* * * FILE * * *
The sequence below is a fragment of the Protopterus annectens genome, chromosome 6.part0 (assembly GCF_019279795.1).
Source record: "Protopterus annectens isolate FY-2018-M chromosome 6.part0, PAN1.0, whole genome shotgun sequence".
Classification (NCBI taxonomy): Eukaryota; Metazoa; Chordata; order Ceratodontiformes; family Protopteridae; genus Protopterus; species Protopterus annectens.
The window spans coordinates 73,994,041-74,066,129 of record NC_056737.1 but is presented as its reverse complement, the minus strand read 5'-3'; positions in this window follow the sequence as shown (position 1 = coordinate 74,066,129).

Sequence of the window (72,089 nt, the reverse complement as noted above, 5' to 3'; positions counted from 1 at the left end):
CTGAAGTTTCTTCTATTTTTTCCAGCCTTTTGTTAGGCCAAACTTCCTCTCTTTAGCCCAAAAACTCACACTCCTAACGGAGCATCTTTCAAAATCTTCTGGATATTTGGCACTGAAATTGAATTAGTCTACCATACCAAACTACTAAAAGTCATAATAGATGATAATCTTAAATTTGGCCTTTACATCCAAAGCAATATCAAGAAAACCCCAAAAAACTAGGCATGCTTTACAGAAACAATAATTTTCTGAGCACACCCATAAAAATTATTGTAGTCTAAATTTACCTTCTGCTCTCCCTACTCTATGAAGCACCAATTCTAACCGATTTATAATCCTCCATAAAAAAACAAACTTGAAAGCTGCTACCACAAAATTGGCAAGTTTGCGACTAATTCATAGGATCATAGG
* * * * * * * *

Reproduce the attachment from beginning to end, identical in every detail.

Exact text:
The sequence below is a fragment of the Protopterus annectens genome, chromosome 6.part0 (assembly GCF_019279795.1).
Source record: "Protopterus annectens isolate FY-2018-M chromosome 6.part0, PAN1.0, whole genome shotgun sequence".
Classification (NCBI taxonomy): Eukaryota; Metazoa; Chordata; order Ceratodontiformes; family Protopteridae; genus Protopterus; species Protopterus annectens.
The window spans coordinates 73,994,041-74,066,129 of record NC_056737.1 but is presented as its reverse complement, the minus strand read 5'-3'; positions in this window follow the sequence as shown (position 1 = coordinate 74,066,129).

Sequence of the window (72,089 nt, the reverse complement as noted above, 5' to 3'; positions counted from 1 at the left end):
CTGAAGTTTCTTCTATTTTTTCCAGCCTTTTGTTAGGCCAAACTTCCTCTCTTTAGCCCAAAAACTCACACTCCTAACGGAGCATCTTTCAAAATCTTCTGGATATTTGGCACTGAAATTGAATTAGTCTACCATACCAAACTACTAAAAGTCATAATAGATGATAATCTTAAATTTGGCCTTTACATCCAAAGCAATATCAAGAAAACCCCAAAAAACTAGGCATGCTTTACAGAAACAATAATTTTCTGAGCACACCCATAAAAATTATTGTAGTCTAAATTTACCTTCTGCTCTCCCTACTCTATGAAGCACCAATTCTAACCGATTTATAATCCTCCATAAAAAAACAAACTTGAAAGCTGCTACCACAAAATTGGCAAGTTTGCGACTAATTCATAGGATCATAGG